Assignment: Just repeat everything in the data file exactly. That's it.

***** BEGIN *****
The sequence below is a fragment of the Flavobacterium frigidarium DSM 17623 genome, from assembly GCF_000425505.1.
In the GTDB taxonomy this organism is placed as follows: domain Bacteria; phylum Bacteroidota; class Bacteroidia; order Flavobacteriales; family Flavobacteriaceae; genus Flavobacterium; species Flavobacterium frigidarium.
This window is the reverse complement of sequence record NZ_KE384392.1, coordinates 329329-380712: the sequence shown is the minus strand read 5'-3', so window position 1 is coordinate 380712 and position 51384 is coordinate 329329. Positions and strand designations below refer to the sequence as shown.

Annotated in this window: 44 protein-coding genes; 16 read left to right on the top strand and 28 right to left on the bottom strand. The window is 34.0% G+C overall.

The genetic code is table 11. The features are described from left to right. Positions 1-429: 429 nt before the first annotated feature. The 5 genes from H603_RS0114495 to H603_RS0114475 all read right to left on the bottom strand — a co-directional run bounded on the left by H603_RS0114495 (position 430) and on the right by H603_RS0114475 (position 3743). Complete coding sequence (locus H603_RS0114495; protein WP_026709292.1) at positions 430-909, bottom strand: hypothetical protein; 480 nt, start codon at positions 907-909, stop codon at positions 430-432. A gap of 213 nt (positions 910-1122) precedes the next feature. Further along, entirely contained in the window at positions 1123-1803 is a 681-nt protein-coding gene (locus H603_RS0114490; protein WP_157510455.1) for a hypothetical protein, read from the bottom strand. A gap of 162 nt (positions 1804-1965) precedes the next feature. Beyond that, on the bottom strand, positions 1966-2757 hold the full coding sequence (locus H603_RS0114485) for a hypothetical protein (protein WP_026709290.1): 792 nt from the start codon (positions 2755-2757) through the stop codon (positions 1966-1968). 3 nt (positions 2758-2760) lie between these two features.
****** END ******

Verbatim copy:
The sequence below is a fragment of the Flavobacterium frigidarium DSM 17623 genome, from assembly GCF_000425505.1.
In the GTDB taxonomy this organism is placed as follows: domain Bacteria; phylum Bacteroidota; class Bacteroidia; order Flavobacteriales; family Flavobacteriaceae; genus Flavobacterium; species Flavobacterium frigidarium.
This window is the reverse complement of sequence record NZ_KE384392.1, coordinates 329329-380712: the sequence shown is the minus strand read 5'-3', so window position 1 is coordinate 380712 and position 51384 is coordinate 329329. Positions and strand designations below refer to the sequence as shown.

Annotated in this window: 44 protein-coding genes; 16 read left to right on the top strand and 28 right to left on the bottom strand. The window is 34.0% G+C overall.

The genetic code is table 11. The features are described from left to right. Positions 1-429: 429 nt before the first annotated feature. The 5 genes from H603_RS0114495 to H603_RS0114475 all read right to left on the bottom strand — a co-directional run bounded on the left by H603_RS0114495 (position 430) and on the right by H603_RS0114475 (position 3743). Complete coding sequence (locus H603_RS0114495; protein WP_026709292.1) at positions 430-909, bottom strand: hypothetical protein; 480 nt, start codon at positions 907-909, stop codon at positions 430-432. A gap of 213 nt (positions 910-1122) precedes the next feature. Further along, entirely contained in the window at positions 1123-1803 is a 681-nt protein-coding gene (locus H603_RS0114490; protein WP_157510455.1) for a hypothetical protein, read from the bottom strand. A gap of 162 nt (positions 1804-1965) precedes the next feature. Beyond that, on the bottom strand, positions 1966-2757 hold the full coding sequence (locus H603_RS0114485) for a hypothetical protein (protein WP_026709290.1): 792 nt from the start codon (positions 2755-2757) through the stop codon (positions 1966-1968). 3 nt (positions 2758-2760) lie between these two features.